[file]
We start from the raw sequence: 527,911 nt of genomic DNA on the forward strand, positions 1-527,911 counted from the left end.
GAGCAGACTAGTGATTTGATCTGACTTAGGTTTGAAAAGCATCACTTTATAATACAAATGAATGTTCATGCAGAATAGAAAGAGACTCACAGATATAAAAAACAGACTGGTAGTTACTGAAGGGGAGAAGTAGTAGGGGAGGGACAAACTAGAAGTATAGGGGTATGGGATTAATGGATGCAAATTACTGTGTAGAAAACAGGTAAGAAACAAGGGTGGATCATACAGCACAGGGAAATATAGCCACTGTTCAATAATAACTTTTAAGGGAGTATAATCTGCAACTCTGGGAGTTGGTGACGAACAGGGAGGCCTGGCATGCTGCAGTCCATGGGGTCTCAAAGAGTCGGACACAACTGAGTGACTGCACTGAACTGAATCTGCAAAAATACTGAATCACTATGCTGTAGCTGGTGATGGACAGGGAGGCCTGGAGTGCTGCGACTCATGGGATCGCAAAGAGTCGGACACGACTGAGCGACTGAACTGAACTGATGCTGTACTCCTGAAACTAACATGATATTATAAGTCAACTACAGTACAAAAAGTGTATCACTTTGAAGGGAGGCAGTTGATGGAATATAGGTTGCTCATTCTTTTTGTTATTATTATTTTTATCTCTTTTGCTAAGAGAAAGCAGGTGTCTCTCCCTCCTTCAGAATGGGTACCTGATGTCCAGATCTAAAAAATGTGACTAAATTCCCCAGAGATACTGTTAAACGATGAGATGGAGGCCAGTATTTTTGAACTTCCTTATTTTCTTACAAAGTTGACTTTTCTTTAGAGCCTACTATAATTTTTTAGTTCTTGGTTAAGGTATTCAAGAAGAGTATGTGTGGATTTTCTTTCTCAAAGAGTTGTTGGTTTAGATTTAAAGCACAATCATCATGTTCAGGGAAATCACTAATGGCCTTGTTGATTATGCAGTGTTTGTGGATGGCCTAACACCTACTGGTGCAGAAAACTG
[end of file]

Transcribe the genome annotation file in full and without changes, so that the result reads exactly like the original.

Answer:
We start from the raw sequence: 527,911 nt of genomic DNA on the forward strand, positions 1-527,911 counted from the left end.
GAGCAGACTAGTGATTTGATCTGACTTAGGTTTGAAAAGCATCACTTTATAATACAAATGAATGTTCATGCAGAATAGAAAGAGACTCACAGATATAAAAAACAGACTGGTAGTTACTGAAGGGGAGAAGTAGTAGGGGAGGGACAAACTAGAAGTATAGGGGTATGGGATTAATGGATGCAAATTACTGTGTAGAAAACAGGTAAGAAACAAGGGTGGATCATACAGCACAGGGAAATATAGCCACTGTTCAATAATAACTTTTAAGGGAGTATAATCTGCAACTCTGGGAGTTGGTGACGAACAGGGAGGCCTGGCATGCTGCAGTCCATGGGGTCTCAAAGAGTCGGACACAACTGAGTGACTGCACTGAACTGAATCTGCAAAAATACTGAATCACTATGCTGTAGCTGGTGATGGACAGGGAGGCCTGGAGTGCTGCGACTCATGGGATCGCAAAGAGTCGGACACGACTGAGCGACTGAACTGAACTGATGCTGTACTCCTGAAACTAACATGATATTATAAGTCAACTACAGTACAAAAAGTGTATCACTTTGAAGGGAGGCAGTTGATGGAATATAGGTTGCTCATTCTTTTTGTTATTATTATTTTTATCTCTTTTGCTAAGAGAAAGCAGGTGTCTCTCCCTCCTTCAGAATGGGTACCTGATGTCCAGATCTAAAAAATGTGACTAAATTCCCCAGAGATACTGTTAAACGATGAGATGGAGGCCAGTATTTTTGAACTTCCTTATTTTCTTACAAAGTTGACTTTTCTTTAGAGCCTACTATAATTTTTTAGTTCTTGGTTAAGGTATTCAAGAAGAGTATGTGTGGATTTTCTTTCTCAAAGAGTTGTTGGTTTAGATTTAAAGCACAATCATCATGTTCAGGGAAATCACTAATGGCCTTGTTGATTATGCAGTGTTTGTGGATGGCCTAACACCTACTGGTGCAGAAAACTG